Nature's Wonders - Places

Jog Falls / Linganamakki Dam

Lashing rains. Howling wind. Western ghats can’t get better (and dangerous) than in the monsoons. We were on the Sirsi–Jog falls leg of our Western-Ghats-on-road exploration.

Jog Falls is the highest waterfall in India. The Sharavathy river takes a roaring plunge over 250 meters to bottom without any breaks (hence untiered). The river splits into four streams and each of the falls are named Raja, Roarer, Rocket, and Rani.

Jog Falls is an experience—one that words refuse to come out to explain it. It is mighty, scary, heavenly, the works!

On one side is the thunderously roaring water falling to the abyss, hitting against neatly chiselled rocks. Multiple streams. Often hiding behind thick mist. Adding to the wondrous beauty is an occasional rainbow formed as the shy sun rays peep through the clouds.

On the other side is the deep valley where the Sharavathy is flowing. Against the cloudy sky on a rainy day, the hills and valley looked more black than green. Sharavathy rushes away furiously, with more small water falls and streams joining her from both sides. Pushing away or polishing the rocks, pulling the shrubs and trees into her depths, in a hurry to embrace the Arabian sea at the distant Honavar, Sharavathy is highly energetic at Jog. At many of the watch points, we stood wonderstruck, watching her vigour.

Dams never fail to weave their charm on us, so we were drawn to the two dams nearby. The Talakalale reservoir acts as a balancing reservoir while the Linganamakki reservoir formed when the Linganamakki dam built across Sharavathy. At the banks of Talakalale, we spotted a wooden boat tied to the shore and we managed to get into it for a photo-op.

A view of Linganamakki dam

Linganamakki dam is about 10 km from Jog falls. The power station, earlier served by Hirebaskhara dam, is operational since 1948. The present dam was built only in 1960. Dams, especially those with power stations, are high-security zones. Security personnel were prompt in not allowing us close to the dam. We had to be satisfied with a view of the dam from a distant security outpost.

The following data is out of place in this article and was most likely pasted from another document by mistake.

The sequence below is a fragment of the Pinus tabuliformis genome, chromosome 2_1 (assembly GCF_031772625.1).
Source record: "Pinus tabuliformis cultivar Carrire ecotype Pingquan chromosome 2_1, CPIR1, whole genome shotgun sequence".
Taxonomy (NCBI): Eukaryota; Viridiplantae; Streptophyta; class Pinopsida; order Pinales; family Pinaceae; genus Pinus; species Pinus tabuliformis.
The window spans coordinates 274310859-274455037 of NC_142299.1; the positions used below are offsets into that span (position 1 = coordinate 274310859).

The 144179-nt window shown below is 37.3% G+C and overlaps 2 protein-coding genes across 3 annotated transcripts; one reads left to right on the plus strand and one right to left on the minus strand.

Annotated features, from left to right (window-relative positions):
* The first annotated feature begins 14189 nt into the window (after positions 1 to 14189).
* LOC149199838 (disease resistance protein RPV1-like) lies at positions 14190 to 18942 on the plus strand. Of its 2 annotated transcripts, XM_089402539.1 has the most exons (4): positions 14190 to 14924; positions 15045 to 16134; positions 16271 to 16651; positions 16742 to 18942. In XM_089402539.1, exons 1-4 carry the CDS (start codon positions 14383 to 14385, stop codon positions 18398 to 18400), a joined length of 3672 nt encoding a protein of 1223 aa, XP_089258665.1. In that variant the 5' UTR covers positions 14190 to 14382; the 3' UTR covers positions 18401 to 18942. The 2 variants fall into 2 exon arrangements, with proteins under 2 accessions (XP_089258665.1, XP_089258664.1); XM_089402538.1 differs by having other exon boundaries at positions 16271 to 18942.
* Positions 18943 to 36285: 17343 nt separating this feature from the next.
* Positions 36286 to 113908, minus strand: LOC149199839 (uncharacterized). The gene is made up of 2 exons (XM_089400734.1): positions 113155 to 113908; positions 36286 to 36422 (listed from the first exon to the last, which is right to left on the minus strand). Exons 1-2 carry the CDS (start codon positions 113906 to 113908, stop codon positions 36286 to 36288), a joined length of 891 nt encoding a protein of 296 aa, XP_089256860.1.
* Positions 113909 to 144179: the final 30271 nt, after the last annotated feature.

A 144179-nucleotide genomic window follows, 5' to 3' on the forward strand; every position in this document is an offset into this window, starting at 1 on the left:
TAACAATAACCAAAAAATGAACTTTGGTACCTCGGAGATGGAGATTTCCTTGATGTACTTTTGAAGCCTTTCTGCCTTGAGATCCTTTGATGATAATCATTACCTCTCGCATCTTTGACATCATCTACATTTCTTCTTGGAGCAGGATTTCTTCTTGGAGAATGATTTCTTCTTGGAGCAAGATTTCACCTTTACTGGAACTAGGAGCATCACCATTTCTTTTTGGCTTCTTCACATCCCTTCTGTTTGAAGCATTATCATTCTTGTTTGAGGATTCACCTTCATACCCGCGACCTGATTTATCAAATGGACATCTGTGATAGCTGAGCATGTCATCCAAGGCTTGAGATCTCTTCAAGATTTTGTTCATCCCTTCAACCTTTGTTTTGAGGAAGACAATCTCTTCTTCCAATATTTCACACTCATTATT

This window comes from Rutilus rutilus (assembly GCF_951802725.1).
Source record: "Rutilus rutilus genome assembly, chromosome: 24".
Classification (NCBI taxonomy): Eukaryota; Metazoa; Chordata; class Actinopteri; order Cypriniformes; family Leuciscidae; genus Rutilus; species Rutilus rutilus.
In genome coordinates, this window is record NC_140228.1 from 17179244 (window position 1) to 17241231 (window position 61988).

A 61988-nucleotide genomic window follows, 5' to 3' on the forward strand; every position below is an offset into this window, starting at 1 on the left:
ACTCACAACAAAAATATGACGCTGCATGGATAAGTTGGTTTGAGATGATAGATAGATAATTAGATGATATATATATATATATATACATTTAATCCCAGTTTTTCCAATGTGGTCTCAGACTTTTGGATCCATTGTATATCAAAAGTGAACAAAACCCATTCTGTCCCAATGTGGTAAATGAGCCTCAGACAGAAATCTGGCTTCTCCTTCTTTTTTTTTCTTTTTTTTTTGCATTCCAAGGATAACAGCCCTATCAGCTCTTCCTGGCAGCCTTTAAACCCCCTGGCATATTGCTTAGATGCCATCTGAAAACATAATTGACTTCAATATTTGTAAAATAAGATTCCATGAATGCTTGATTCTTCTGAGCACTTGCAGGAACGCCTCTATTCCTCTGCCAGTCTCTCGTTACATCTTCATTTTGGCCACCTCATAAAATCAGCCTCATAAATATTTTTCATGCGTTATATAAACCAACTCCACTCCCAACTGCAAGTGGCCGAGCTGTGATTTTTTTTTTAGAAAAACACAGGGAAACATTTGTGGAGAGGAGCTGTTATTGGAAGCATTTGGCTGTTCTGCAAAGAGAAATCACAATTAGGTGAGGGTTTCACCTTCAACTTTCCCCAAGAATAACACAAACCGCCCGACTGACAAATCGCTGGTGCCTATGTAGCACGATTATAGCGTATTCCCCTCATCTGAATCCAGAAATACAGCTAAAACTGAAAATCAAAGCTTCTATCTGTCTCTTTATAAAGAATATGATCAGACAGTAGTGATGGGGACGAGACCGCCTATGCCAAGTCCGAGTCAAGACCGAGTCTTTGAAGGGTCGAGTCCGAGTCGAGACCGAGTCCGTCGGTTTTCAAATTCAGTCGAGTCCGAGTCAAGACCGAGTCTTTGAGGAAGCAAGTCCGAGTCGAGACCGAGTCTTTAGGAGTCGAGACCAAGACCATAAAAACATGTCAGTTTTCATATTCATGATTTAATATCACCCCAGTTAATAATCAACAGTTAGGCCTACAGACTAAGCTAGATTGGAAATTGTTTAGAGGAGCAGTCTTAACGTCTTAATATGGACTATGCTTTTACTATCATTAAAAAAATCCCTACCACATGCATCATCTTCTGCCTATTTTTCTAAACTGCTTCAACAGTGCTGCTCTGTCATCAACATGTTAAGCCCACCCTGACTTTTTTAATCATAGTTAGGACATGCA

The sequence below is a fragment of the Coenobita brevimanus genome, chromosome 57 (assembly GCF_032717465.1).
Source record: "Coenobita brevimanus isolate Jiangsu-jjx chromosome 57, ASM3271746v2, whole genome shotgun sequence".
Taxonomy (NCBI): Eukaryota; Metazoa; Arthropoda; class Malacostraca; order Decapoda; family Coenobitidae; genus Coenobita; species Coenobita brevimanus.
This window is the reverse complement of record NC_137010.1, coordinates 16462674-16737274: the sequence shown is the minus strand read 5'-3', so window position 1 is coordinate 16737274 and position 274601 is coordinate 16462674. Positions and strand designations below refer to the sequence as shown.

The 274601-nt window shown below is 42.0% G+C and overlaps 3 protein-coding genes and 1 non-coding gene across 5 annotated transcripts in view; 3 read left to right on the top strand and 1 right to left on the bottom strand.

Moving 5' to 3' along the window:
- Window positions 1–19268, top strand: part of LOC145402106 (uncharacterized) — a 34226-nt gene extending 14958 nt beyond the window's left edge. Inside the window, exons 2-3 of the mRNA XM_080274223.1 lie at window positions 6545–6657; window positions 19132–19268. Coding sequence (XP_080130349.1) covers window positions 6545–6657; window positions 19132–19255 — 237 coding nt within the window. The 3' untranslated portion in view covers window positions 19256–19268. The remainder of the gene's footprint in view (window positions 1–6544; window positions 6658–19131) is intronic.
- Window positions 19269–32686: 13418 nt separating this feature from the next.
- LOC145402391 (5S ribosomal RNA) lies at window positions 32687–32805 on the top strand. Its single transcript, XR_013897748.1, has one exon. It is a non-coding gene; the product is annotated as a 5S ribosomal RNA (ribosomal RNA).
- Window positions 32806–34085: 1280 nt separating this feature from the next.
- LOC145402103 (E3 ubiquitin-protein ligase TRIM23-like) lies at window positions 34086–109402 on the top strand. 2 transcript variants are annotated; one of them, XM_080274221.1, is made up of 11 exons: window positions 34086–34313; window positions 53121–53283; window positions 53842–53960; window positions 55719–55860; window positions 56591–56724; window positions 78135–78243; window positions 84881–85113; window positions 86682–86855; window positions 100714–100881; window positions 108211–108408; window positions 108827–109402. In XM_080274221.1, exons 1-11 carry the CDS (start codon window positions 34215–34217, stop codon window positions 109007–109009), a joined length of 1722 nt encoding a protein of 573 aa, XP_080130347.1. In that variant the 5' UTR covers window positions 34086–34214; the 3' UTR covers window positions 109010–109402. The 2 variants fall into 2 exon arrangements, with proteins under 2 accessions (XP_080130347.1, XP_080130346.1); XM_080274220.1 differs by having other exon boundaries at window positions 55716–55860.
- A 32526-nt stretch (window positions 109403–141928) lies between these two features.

In summer, the roaring Jog Falls depletes to a thin stream. Come peak monsoon, the falls becomes more gorgeous and powerful when the shutters of the dam are open. Even though we visited Jog during monsoons, we have heard (and seen photographs like the one we borrowed and posted here) of a much mightier and awe-inspiring Jog Falls. With decreasing rain and diminishing forest area, the question is ‘for how long?’

Real Jog in Real Monsoon (photo from The Hindu)

17 Comments on “Jog Falls / Linganamakki Dam

  1. I the like the real Jog Falls of the Hindu, the other one I was never impressed, I don’t know why, I always felt it was not worth visiting. The picture by Hindu is really good must have been taken years ago, for it almost looks as beautiful as the Niagara falls. Will the falls never be like that?

  2. Hi,

    I am contacting you because I am a blogger and I also work for an
    online marketing company where I am part of the management of a number
    of online brands.

    I have been looking at your website and would be really interested in
    finding out about advertising on the site, or the possibility of
    adding a unique article?

    If this is something that is possible or if there are any further
    opportunities available then it would be great to hear from you.

    Many thanks


  3. Sandeep, Santosh: Thanks for sharing more info.
    Anu, Nisha, Kirigalpoththa: Thanks

  4. One of the most beautiful waterfalls I have ever seen! This should be one of the best sights in the world. No doubt.

    Thanks for all the photos!!!

  5. Sandeep, I will remember 15th August. 🙂
    Beautiful pictures that makes me want to go there.
    So many places & so little time. 🙁

  6. Jog falls is a wonderful place when its in full flow… but you would be highly disappointed if you visit it during off season (that is almost 9 months in a year).
    The Jog has lost its earlier glory and is now under a controlled water release flow. Nearby falls like the Unchalli, Magod and Sathodi are more spectacular almost round the year and are a treat to the sore eyes.

  7. wonderful pics! this is yet another place on my list of places to visit… wonder when i will be able to… and sandeep, thanks for the info,,,will remember that when i do plan a visit 🙂

  8. lovely pictures! i guess the falls is at its best during the 15th august weekend as the dam authorities open the shutters for the visitors 🙂 for most part of the year, its an anorexic look-alike of the jog at peak monsoon.

Comments are closed.